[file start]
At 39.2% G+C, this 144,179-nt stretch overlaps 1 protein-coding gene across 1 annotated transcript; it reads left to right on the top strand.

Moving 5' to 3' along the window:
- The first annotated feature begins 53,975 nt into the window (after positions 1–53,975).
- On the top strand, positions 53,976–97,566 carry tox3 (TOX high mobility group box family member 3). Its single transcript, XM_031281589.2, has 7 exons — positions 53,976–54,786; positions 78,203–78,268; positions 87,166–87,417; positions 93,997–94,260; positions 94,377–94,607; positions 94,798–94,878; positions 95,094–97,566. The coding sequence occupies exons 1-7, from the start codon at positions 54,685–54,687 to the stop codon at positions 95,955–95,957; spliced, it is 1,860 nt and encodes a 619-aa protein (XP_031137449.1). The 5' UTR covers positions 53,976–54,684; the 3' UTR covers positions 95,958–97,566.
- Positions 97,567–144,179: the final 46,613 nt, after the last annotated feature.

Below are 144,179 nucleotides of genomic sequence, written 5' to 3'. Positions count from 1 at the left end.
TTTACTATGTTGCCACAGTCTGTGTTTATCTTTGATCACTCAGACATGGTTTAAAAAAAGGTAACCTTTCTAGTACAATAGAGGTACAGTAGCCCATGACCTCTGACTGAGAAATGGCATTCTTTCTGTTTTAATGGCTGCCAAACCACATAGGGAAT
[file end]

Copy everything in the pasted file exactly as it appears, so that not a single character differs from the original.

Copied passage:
At 39.2% G+C, this 144,179-nt stretch overlaps 1 protein-coding gene across 1 annotated transcript; it reads left to right on the top strand.

Moving 5' to 3' along the window:
- The first annotated feature begins 53,975 nt into the window (after positions 1–53,975).
- On the top strand, positions 53,976–97,566 carry tox3 (TOX high mobility group box family member 3). Its single transcript, XM_031281589.2, has 7 exons — positions 53,976–54,786; positions 78,203–78,268; positions 87,166–87,417; positions 93,997–94,260; positions 94,377–94,607; positions 94,798–94,878; positions 95,094–97,566. The coding sequence occupies exons 1-7, from the start codon at positions 54,685–54,687 to the stop codon at positions 95,955–95,957; spliced, it is 1,860 nt and encodes a 619-aa protein (XP_031137449.1). The 5' UTR covers positions 53,976–54,684; the 3' UTR covers positions 95,958–97,566.
- Positions 97,567–144,179: the final 46,613 nt, after the last annotated feature.

Below are 144,179 nucleotides of genomic sequence, written 5' to 3'. Positions count from 1 at the left end.
TTTACTATGTTGCCACAGTCTGTGTTTATCTTTGATCACTCAGACATGGTTTAAAAAAAGGTAACCTTTCTAGTACAATAGAGGTACAGTAGCCCATGACCTCTGACTGAGAAATGGCATTCTTTCTGTTTTAATGGCTGCCAAACCACATAGGGAAT